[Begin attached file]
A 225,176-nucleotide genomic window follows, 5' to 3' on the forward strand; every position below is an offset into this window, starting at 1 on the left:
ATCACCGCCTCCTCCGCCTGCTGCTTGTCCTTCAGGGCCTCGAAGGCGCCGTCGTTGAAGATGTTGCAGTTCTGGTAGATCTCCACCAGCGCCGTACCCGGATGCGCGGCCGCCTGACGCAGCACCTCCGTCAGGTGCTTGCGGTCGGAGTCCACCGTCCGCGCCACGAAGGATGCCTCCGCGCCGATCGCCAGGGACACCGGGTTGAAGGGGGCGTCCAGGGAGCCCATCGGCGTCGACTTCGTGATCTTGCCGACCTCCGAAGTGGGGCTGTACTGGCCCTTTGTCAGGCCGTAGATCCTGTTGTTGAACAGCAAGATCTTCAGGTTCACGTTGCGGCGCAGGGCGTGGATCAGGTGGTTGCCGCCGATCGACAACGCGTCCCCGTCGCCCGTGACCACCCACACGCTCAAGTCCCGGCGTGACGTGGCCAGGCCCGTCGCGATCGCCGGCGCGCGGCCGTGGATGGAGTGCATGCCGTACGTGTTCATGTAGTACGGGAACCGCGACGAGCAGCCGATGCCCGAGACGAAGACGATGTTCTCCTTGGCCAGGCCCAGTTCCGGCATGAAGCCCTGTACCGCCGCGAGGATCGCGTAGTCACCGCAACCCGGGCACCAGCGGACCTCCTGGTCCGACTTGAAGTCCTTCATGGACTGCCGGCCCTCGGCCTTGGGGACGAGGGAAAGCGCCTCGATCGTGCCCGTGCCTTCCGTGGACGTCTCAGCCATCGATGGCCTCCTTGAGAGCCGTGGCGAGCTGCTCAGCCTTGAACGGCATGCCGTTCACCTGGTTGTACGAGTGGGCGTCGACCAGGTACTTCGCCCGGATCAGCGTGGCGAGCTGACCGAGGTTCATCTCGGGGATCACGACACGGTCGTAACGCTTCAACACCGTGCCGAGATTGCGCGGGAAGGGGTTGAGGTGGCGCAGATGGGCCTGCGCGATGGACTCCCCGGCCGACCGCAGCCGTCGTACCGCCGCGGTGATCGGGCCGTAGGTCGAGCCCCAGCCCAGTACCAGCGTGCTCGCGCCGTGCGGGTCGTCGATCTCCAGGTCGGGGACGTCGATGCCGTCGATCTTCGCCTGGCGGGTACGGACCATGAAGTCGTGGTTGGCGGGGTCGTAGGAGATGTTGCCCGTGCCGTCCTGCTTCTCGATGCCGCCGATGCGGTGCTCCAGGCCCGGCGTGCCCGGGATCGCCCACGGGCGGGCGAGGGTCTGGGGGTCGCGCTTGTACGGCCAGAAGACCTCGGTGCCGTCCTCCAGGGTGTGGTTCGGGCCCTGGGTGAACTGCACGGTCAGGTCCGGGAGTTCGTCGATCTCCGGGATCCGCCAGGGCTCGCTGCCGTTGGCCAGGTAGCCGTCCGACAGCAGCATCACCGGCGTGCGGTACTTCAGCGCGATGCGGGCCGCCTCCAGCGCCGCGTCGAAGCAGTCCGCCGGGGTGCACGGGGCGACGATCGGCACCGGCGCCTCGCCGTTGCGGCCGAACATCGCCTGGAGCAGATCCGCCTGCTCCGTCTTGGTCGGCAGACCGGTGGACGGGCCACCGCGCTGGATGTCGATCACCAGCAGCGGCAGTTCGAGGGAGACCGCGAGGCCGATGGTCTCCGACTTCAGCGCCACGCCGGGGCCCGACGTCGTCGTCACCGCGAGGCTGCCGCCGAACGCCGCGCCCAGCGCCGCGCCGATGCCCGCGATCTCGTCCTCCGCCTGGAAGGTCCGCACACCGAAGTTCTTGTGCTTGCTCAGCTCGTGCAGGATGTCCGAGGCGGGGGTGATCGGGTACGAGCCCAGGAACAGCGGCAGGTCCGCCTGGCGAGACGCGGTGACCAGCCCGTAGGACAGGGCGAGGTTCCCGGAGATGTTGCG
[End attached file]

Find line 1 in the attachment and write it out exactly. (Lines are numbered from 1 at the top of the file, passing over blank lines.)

A 225,176-nucleotide genomic window follows, 5' to 3' on the forward strand; every position below is an offset into this window, starting at 1 on the left: